The artwork in the game is of that same gothic fabric the music seems to be made of. It is a delight to watch and listen as the weaving of the two set the characters and the scenes into a universe that seems fundamentally absurd and yet in some ways plausible. There are some nice visual indicators that eventually make sense only after coming back to a location the 2nd or 3rd time and some that while unresolved seem completely baffling. Even though the same locations are used and reiterated on in each plague, the scenery evolves and subtle changes are made that tell a visual story of the impact each plague has on the island.
One thing I will mention regarding gameplay is that the inventory system and item management is the same as previous games and it works very well. Tap an item in the inventory to highlight it and use it on the next thing you tap outside the inventory. Not exactly groundbreaking, but its a good way to implement a non-intrusive item management into a stripped down puzzle interface. A negative thing I noticed is that there were a few instances where simple trial and error carried me through some of the puzzles rather than having an underlying logic that I could discern.
As one would expect of a gamebook, Paradise does not consume large amounts of processing power and sits at a lean 108MB on my iPhone 6+. Battery drain did not increase after having the app running on my phone for several hours and you should really not see any type of additional battery loss by running this game that wouldn’t be consistent with a small to midrange sized game.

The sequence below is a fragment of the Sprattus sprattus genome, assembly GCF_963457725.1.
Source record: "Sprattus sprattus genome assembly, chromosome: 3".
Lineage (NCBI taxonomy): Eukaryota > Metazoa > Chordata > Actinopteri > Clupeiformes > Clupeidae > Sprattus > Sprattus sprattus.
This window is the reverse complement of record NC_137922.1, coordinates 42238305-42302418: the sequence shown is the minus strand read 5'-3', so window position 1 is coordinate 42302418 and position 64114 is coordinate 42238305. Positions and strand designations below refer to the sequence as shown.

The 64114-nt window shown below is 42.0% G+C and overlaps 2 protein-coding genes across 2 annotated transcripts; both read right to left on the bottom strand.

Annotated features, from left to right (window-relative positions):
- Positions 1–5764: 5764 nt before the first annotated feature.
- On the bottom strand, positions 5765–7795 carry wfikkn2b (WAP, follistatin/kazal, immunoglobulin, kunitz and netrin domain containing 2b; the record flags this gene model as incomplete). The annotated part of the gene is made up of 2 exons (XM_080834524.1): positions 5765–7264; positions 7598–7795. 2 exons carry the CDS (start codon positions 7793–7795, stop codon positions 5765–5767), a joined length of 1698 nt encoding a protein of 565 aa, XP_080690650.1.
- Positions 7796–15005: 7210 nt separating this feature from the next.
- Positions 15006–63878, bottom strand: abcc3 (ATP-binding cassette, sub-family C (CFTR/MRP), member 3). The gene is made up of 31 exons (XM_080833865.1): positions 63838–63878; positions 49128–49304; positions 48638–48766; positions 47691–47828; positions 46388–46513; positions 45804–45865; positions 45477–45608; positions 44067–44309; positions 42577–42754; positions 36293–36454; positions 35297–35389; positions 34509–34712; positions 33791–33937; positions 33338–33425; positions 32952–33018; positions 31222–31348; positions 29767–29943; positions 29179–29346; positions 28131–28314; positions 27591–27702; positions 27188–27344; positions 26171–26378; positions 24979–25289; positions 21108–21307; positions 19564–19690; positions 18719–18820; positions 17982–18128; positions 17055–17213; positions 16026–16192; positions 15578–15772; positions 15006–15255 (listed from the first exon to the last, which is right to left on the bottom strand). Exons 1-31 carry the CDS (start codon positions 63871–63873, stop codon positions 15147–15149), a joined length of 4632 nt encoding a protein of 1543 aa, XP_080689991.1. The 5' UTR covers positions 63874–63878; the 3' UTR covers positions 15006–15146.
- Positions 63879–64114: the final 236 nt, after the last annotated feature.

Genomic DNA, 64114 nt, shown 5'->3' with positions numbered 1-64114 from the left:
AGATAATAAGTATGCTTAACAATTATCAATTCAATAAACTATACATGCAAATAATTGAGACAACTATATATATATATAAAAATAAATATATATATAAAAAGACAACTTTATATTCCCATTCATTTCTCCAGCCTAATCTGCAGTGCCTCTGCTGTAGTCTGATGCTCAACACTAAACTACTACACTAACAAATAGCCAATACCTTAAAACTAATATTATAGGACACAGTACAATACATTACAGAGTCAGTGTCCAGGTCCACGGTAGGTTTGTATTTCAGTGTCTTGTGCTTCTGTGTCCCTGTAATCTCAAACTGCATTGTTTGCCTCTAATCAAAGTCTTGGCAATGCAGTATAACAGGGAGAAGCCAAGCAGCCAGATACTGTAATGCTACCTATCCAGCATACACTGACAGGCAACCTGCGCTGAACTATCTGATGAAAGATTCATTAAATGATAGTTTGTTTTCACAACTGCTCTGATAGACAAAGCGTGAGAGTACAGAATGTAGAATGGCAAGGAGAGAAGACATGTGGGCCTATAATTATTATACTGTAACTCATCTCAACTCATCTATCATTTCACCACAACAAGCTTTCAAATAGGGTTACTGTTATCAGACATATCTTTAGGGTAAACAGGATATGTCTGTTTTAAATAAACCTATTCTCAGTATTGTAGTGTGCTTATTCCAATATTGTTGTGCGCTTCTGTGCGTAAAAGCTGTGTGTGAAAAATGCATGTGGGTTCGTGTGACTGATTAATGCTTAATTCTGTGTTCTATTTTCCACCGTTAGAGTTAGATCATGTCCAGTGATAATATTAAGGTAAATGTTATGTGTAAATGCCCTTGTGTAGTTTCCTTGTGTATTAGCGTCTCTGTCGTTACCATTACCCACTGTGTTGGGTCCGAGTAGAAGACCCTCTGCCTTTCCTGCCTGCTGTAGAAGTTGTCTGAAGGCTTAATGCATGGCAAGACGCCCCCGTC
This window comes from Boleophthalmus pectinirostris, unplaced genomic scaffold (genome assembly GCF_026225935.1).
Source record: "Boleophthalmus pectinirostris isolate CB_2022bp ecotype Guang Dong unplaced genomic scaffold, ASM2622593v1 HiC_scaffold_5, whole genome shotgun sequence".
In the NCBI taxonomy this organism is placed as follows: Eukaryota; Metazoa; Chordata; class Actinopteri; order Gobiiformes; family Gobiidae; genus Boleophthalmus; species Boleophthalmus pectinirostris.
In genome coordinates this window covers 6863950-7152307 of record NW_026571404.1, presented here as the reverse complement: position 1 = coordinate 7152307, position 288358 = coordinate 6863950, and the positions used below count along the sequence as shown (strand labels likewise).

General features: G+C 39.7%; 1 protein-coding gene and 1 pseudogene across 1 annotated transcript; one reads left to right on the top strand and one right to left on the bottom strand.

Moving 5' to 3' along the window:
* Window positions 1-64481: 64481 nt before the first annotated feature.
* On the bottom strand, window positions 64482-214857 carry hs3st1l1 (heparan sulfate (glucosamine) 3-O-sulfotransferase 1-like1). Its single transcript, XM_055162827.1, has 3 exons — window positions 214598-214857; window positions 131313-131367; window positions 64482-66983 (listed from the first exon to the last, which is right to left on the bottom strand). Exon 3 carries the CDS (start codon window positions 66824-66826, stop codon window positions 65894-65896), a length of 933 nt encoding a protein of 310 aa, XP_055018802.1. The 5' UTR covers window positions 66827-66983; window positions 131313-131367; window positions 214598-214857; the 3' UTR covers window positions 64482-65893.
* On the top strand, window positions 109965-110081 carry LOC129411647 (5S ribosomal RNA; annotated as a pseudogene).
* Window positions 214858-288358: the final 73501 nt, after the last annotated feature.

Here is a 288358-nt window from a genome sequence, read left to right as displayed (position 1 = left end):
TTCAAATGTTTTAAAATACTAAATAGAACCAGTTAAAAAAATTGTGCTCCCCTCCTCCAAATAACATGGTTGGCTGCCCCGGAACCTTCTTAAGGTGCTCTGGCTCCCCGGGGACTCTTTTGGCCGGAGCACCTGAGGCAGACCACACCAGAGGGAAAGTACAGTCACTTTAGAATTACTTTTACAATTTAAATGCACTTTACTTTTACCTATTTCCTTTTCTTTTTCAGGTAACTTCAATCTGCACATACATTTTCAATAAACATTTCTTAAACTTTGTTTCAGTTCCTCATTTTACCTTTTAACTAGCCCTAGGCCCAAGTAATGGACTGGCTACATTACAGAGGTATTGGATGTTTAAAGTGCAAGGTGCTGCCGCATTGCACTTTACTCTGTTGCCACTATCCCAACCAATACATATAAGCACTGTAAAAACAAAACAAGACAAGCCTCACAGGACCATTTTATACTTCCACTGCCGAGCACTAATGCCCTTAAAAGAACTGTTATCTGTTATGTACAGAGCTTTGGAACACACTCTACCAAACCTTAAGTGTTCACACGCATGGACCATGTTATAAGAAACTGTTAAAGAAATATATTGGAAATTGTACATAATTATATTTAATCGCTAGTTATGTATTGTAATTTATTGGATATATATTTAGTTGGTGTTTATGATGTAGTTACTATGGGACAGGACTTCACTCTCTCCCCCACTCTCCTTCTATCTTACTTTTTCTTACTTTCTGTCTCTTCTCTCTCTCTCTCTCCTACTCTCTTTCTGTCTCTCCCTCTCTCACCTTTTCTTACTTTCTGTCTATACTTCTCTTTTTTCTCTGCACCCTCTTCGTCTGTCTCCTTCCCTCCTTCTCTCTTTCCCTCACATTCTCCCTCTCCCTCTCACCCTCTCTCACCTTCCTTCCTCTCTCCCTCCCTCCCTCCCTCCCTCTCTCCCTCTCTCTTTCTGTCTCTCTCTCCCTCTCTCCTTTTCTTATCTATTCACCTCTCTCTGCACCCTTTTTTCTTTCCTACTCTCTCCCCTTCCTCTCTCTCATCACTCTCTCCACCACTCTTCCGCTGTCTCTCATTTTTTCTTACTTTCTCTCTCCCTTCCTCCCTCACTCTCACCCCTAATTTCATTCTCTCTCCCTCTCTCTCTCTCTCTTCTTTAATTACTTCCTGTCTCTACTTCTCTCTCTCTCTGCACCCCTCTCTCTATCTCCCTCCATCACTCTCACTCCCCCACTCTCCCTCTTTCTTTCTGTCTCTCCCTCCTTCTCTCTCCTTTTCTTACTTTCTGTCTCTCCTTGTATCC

Paradise stands as a solid stardard bearer for the Rusty Lake brand. As a stand alone installment, this is as good a place as any to get into the narrative feel and personality behind these games. For veterans of this series of games you will find nods and small connections to the predecessors of Paradise. If you are looking for a dark story with some themes of rituals, biblical plagues, family secrets and a few highlights of puzzle gameplay, you are going to fit right in with what this game offers. While I wouldn’t reccommend for very young children I was able to play this game in front of my gradeschool aged kids with a few caveats and explanations of certain events. It’s a great addition to the Rusty Lake cult series of strangeness and worthy of a few bucks for the avid gamebook enthusiast!